The Association of American Railroads reports that monthly rail traffic for January showed a 54.1 increase for petroleum products year-on-year. Coal deliveries, meanwhile, declined 14.5 percent for January when compared to last year.
AAR Senior Vice President John Gray said the decline for coal and increase for petroleum products was becoming an "old pattern." Railroad companies, he added, are expected to invest $24.5 billion in their systems this year.
"They're making these investments because they are confident that demand for freight transportation, over the long term, will continue to grow," he said in a statement.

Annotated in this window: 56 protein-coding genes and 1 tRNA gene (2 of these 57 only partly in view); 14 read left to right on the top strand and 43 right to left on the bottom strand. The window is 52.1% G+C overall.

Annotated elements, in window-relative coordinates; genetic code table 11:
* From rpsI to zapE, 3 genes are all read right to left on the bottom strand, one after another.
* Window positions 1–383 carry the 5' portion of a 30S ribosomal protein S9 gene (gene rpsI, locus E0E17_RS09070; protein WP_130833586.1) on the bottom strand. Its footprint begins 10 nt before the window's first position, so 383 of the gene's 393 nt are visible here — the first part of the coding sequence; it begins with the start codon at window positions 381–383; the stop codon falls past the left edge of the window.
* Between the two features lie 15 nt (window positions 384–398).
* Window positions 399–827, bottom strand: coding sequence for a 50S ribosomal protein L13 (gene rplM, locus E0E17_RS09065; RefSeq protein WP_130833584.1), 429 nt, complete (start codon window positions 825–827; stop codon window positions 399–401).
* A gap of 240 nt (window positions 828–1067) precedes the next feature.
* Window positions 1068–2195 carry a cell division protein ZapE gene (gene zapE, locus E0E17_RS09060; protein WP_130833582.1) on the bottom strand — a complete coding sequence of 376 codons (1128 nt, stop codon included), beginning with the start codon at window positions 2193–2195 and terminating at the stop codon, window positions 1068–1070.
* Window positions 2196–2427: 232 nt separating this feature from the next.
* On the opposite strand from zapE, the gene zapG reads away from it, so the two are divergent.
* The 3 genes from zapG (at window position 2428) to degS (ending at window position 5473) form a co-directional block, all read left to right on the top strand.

New technologies used to extract shale oil and natural gas in the United States has led to a boom that's overwhelmed existing pipeline capacity.
U.S. refiner Phillips 66 in January signed a five-year agreement to deliver crude oil from the Bakken play in North Dakota to a New Jersey refinery by rail.
The U.S. Energy Department said that coal remains the dominant commodity shipped by rail despite the increase in petroleum product freight.